Although it’s quite easy to amass thousands of drum samples through the Internet, it can be fun and rewarding to make your own entirely from scratch. Sytrus is a good choice for this, with it’s flexible oscillators and precise envelopes. In this tutorial, we’ll use Sytrus to construct a simple electronic kick drum sound.
Open Sytrus and access the presets list from the drop-down menu in the top left corner. Find the preset called ‘Default’ and click on it. This is an initialized patch and the best starting point for a new creation.
Program a little rhythm with the step sequencer. If you press play, it should sound annoying. To make it less annoying, navigate to the first oscillator by clicking the ‘OP 1′ tab at the top of Sytrus or either of the squares labeled with the number one on the sides of the matrix. Drag the ‘Freq ratio’ of the oscillator down to zero and the ‘Freq offset’ up to around where you want the kick drum’s fundamental frequency to be.
Now the pitch should be better, but it still needs to decay like a drum, instead of sustaining all the time. Staying in the first oscillator section, make sure the ‘Editor target’ is set to ‘Vol’ and the ‘Articulator part’ is set to ‘Env’, which is how it should be by default. Click the circle at the bottom left of the envelope to enable the volume envelope and start dragging the envelope breakpoints around, making sure that it starts with a instantaneous attack and the sustain point, labeled with an ‘S’, is at the bottom.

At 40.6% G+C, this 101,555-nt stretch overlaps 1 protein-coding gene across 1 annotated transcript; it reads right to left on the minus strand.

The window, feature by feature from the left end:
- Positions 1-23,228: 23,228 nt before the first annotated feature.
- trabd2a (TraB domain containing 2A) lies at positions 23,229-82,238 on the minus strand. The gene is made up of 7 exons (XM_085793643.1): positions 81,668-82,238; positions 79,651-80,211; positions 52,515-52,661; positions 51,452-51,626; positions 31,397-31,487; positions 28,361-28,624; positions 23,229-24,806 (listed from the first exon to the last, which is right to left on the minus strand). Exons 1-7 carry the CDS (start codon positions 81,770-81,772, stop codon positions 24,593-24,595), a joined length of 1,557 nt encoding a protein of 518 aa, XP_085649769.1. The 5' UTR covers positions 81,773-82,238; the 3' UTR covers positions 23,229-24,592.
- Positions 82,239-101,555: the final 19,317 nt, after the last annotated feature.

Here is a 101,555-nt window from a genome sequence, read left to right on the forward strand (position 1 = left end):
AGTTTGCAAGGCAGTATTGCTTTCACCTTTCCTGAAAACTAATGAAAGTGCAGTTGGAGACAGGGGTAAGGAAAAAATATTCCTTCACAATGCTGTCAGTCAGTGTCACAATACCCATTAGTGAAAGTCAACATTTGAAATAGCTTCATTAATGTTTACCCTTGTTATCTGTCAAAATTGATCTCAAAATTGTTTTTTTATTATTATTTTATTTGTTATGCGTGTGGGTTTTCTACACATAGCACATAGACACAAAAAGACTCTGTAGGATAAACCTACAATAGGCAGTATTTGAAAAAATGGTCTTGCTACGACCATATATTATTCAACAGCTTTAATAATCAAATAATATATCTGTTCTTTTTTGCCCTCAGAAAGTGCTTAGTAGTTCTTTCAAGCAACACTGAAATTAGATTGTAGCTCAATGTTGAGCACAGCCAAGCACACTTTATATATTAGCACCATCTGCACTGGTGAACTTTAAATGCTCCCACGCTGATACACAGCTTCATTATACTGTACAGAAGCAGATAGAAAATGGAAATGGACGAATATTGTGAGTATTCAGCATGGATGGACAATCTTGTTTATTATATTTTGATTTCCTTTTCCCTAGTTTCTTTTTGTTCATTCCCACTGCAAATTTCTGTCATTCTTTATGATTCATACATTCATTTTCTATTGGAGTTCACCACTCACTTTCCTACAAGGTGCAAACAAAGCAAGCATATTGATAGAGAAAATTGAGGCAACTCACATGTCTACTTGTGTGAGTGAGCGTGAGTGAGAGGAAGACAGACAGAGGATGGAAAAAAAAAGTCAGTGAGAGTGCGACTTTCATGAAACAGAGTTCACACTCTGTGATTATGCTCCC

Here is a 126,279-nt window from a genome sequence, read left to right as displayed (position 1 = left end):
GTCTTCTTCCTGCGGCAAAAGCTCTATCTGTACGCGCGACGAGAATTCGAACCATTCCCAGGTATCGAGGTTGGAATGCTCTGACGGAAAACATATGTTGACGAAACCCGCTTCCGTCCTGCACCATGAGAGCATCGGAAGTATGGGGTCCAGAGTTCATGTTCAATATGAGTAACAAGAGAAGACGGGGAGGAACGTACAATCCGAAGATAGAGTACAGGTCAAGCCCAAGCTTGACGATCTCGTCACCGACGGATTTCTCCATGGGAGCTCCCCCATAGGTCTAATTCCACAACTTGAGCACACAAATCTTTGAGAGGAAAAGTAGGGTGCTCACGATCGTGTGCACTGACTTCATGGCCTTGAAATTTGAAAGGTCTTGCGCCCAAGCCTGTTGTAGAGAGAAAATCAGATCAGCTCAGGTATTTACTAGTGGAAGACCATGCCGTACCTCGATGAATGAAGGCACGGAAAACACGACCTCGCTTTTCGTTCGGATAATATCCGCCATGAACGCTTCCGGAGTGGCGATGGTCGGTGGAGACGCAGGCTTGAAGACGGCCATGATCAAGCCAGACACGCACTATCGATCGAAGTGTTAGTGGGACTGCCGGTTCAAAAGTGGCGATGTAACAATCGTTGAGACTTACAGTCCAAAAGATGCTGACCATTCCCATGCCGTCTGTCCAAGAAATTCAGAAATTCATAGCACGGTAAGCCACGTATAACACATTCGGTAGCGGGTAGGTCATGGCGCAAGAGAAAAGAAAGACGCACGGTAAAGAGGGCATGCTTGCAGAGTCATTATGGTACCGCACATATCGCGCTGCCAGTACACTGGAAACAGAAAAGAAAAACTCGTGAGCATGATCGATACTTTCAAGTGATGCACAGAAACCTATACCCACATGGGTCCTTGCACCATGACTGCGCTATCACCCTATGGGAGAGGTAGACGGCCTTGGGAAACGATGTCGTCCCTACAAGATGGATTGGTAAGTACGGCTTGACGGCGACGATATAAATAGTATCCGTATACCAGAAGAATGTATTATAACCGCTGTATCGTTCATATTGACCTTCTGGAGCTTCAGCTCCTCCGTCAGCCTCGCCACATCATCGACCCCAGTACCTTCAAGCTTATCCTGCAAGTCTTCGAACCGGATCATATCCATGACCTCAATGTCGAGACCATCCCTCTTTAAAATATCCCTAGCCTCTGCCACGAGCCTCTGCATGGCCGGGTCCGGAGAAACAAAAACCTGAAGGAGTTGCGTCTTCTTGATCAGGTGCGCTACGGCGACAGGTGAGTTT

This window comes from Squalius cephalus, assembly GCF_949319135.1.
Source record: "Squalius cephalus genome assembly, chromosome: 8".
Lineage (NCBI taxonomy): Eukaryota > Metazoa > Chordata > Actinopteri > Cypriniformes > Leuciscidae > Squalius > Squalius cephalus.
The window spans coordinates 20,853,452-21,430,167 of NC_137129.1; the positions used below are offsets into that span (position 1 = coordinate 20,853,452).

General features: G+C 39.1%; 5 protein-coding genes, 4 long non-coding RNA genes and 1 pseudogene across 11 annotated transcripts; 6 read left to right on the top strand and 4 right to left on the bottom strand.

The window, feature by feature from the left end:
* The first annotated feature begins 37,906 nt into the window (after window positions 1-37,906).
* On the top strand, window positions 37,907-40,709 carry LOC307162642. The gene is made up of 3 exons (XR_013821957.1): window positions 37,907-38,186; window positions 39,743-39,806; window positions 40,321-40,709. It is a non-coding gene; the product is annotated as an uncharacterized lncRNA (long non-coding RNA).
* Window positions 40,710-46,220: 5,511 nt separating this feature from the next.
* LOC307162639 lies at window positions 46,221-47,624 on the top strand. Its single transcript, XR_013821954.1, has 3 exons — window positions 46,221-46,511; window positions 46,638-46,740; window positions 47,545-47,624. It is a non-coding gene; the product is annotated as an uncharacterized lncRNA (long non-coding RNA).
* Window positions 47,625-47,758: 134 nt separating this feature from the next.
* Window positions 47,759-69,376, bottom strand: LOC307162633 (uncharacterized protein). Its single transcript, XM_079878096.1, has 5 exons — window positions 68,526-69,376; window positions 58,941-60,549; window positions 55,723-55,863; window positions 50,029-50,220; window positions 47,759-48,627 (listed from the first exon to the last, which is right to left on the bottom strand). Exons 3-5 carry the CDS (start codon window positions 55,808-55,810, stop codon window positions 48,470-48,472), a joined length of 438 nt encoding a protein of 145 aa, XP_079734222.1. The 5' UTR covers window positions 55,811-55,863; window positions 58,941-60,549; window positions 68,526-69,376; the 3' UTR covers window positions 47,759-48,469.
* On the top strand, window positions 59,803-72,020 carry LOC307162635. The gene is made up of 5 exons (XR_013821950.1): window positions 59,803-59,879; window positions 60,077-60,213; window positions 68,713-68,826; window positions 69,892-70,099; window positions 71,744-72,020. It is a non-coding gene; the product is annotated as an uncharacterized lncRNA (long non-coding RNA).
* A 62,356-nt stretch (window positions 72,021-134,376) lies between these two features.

It should sound something like this.
Set the ‘Editor target’ to ‘Pitch’ and stay on the envelope articulator part. Enable the pitch envelope by clicking the circle in the bottom left. It should sound ridiculous. We want the pitch to descend quickly. Delete all but two of the breakpoints by right-clicking them and selecting ‘Delete’.
With your two leftover breakpoints, drag the first upwards and the second down, so that together they make a downward slope. Adjust the tension between the two breakpoints by clicking and dragging the small red circle between the yellow breakpoints. You can adjust how much the envelope affects the pitch of the oscillator with the ‘Pitch envelope’ knob, labeled ‘PE’ in the top right of the oscillator section.
This is an example of what the pitch envelope knob will do.
Now tweak the envelopes until it sounds right. If you would like to add even more to it, trying using more oscillators, enabling them by finding the knob under the ‘Out’ column and in the oscillator’s row and turning the knob right. With these exta oscillators, try adding different, higher frequencies along with the fundamental or mixing some white noise in with the fader labeled ‘NS’ in the top left of the oscillator section. Use the pitch and volume envelopes in these oscillators in the same way as the first one.
Here’s what I came up with, in the end.